Public Comment

What Total Compensation Is and What It Is Not

By Tim Donnelly
Tuesday June 03, 2008 - 01:59:00 PM

There was a time in the misty, not-too-distant past, when Sacramento’s Cost of Living Adjustment (COLA ) was passed along directly to their Teachers and Classified Staff. No More. 

In the Berkeley Unified School District, our Human Resources newsletter annually features a condescending little paragraph about how the COLA is not really for the living: “...but must also meet the increased prices of bus fuel, textbooks, light bulbs, etc....” Perhaps they are confusing the Cost of Doing Business Adjustment (CODOBA)? Among management prerogatives is not the power to bestow life upon light bulbs, textbooks, gasoline. 

We are the Berkeley Council of Classified Employees, representing 450 employees of the Berkeley Unified School district, the Office/Technical and Classroom Support units. To break it down further, we are: secretaries, accountants, instructional assistants, instructional technicians, program specialists, parent liaisons, interpreters for the deaf, library media technicians, computer specialists, and a dozen other jobs which may be harder to describe. We are essential, living components of this district. And we are negotiating a new contract. 

We believe our objectives are reasonable: 


1. Paycheck integrity 

Our (expired) contract stipulates that: 

A payroll overpayment shall be repaid to the district over the same period of time the error occurred unless other arrangements are made with the director of classified personnel or designee. (CBA 9.10.3) 

This passage wreaks havoc with our members, who may take on extra duties, change health plans, or make other changes, only to find later that they’ve been overpaid for months. We believe this passage to be in violation of the 14th Amendment to the U.S. Constitution. 

Our sister classified union, IUOE Local 39, has contract language that requires the district negotiate repayment on an individual basis. This has the desirable side effect of requiring the district to explain and prove the error(s). 


2. Orientation for new hires 

Classifieds speak with one voice here: the Berkeley district is a complex, not to say labyrinthine, work environment. Why aren’t we educated about these complexities for an hour or two before we’re plopped into position? 


3. More training 

This district relies a great deal on classified staff, yet our inservice training days have typically consisted of pep talks from motivational speakers who have no idea what we do, and brainstorming sessions that render great ideas which are never implemented. For example: “We could include our paraprofessionals in team meetings!”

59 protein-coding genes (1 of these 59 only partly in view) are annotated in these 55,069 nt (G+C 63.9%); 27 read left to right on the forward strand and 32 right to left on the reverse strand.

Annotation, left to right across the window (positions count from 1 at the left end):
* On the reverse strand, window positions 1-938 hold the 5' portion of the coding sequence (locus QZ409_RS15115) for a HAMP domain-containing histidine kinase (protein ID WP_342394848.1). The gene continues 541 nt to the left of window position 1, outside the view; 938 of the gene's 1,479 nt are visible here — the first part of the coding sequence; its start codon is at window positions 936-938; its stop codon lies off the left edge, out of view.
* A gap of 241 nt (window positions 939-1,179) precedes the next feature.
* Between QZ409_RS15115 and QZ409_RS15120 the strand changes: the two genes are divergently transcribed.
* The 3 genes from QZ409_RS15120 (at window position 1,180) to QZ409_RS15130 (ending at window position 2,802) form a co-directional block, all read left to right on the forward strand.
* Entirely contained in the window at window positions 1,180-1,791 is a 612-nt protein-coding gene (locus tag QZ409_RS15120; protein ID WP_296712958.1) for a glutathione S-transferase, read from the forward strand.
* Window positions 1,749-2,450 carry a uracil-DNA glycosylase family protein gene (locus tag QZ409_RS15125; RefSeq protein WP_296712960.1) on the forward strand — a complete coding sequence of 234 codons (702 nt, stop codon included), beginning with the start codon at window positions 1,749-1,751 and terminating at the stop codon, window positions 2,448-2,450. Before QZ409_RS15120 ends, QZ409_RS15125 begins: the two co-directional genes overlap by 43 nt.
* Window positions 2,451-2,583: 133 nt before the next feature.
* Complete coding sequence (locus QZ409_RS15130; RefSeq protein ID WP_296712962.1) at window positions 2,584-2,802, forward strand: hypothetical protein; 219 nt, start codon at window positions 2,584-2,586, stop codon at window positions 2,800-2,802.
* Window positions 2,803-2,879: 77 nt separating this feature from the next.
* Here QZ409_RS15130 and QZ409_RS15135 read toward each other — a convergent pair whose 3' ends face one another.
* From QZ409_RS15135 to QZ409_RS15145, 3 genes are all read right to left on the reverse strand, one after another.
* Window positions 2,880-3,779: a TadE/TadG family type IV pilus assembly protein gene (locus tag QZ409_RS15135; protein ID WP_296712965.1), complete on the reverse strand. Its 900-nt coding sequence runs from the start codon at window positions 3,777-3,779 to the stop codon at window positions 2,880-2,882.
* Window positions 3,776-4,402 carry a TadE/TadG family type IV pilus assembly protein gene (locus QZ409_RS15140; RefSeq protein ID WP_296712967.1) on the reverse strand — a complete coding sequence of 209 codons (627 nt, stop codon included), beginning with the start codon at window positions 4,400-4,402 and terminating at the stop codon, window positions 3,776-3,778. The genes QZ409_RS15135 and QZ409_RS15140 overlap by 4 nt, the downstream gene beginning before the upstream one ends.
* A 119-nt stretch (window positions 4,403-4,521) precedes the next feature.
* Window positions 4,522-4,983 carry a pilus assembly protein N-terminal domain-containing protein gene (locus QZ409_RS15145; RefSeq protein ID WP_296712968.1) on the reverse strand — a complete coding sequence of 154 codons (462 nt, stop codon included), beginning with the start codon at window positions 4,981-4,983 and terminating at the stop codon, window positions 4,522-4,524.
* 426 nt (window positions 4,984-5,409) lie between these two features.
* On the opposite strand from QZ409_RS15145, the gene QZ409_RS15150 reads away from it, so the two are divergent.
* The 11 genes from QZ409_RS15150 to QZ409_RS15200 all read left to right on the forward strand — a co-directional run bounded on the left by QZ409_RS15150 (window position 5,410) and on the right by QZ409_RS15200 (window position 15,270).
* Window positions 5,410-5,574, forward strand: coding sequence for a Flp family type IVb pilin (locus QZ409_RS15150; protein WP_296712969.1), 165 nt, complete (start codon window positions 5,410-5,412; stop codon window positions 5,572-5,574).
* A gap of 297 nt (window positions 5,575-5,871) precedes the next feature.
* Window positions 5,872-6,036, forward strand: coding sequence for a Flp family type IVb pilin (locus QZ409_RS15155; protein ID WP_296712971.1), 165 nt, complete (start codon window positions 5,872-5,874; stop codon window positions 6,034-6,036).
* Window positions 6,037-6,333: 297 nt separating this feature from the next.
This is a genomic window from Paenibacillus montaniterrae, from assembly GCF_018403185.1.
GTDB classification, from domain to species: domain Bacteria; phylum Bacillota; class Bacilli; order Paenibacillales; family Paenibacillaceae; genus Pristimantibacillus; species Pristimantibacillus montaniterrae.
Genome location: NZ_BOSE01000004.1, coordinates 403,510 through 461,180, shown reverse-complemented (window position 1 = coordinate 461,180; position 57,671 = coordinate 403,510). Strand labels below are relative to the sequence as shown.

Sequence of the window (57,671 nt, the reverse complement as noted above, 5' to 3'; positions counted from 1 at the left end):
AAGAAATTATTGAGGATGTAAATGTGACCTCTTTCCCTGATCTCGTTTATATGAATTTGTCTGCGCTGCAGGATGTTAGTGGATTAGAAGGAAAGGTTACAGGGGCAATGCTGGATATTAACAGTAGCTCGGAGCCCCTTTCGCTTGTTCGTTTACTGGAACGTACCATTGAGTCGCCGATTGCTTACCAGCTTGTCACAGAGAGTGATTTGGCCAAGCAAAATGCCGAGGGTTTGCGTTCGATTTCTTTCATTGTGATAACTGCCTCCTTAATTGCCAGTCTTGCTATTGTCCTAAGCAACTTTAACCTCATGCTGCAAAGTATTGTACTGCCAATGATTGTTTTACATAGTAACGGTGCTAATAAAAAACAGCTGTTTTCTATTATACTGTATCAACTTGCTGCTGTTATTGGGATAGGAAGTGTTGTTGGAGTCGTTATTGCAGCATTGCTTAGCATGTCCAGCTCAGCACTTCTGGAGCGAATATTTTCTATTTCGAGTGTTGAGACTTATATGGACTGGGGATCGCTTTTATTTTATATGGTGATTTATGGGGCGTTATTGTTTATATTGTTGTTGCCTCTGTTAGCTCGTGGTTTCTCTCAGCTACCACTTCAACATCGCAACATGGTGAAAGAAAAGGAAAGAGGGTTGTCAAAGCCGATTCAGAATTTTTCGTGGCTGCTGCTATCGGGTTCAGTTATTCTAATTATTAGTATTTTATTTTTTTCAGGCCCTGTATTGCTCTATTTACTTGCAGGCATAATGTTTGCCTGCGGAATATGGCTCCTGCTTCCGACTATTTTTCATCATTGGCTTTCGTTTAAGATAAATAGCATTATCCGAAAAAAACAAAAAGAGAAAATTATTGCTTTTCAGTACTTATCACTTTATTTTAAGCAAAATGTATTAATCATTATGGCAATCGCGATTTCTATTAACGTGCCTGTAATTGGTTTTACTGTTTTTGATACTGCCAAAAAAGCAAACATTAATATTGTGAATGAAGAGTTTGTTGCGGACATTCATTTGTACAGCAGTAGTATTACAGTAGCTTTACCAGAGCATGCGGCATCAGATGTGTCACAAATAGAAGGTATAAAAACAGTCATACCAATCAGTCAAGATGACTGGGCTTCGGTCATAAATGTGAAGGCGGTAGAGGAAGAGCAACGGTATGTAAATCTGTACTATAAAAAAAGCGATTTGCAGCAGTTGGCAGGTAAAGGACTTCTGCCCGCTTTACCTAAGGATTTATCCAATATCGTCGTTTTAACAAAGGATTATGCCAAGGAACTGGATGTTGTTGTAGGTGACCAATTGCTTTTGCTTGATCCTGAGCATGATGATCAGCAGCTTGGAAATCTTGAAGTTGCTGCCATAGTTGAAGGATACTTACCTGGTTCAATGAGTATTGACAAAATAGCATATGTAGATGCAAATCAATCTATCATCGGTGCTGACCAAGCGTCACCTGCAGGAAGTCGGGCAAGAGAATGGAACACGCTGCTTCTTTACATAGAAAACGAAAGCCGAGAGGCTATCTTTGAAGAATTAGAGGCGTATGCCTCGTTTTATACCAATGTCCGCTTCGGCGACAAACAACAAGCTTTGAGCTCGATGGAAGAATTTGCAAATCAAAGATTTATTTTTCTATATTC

4. Predesignation 

Among the “reforms” to Worker’s Compensation pushed through by Gov. Schwarzenegger, only one was of benefit to workers—the ability to predesignate one’s personal physician in the event of a work injury. The district is insisting that predesignation forms will only be accepted during the annual six-week open enrollment period; and that these forms must be re-submitted every year. We believe this burdensome policy violates the spirit, if not the letter, of the law. 

We have not had a salary offer yet from the district for the 2007-2008 school year. This is distressing. 



Further, the district want us to agree to a definition of total compensation that burdens the union with obligations that properly belong to the district. These are, specifically; retiree benefits, step movement, and new costs under the old caps. 


1. Retiree Benefits 

BCCE does not represent retirees. We do not bargain for retirees. The district is responsible for the cost of retiree benefits. 


2. Step movement 

In the first five years of employment, we are compensated for our growing expertise by “steps” up in salary. This is mandated by the district’s Merit Rules. By this nefarious logic, we are charged for those members in their first five years of employment, as well as those in promotional positions. To take the cost of this from BCCE’s annual salary adjustment is to make us responsible for the district’s poor retention of employees. 


3. New costs under old caps 

When we negotiated a cap of $880 for the 2006-2007 school year, we paid for it out of our total compensation. If my premium this year increases from $600 a month to $700 a month, I still pay nothing. The district pays $100 more. That’s already been agreed to. That’s already been bargained. 

We understand that these are legitimate costs that the district must meet. But we can not agree that they’re part of our compensation. These are prior agreements for which the district is liable. 

BCCE refused, in May of 2007, to sign an agreement that called these district costs part of our increase. The board agenda claimed and the Daily Planet reported “an increase of 4.7 percent in salary and benefits.” 

Our salary increase was 4 percent. The .7 percent consisted of these costs which were the proper responsibility of the district. These costs remain the proper responsibility of the district and we will never agree otherwise. 

We know that this year’s salary increase, like last year’s and next year’s, will be subsumed by increases in health and dental premiums. Such is the fate of the disappearing middle class. In this light, we feel deeply that the district should be making non-financial concessions, particularly those that make us more valuable and valued employees. We are confident that the Berkeley community will see the reasonableness of our position. 


Tim Donnelly is president of the Berkeley Council of Classified Employees. For more information or to read BCCE’s contract, go to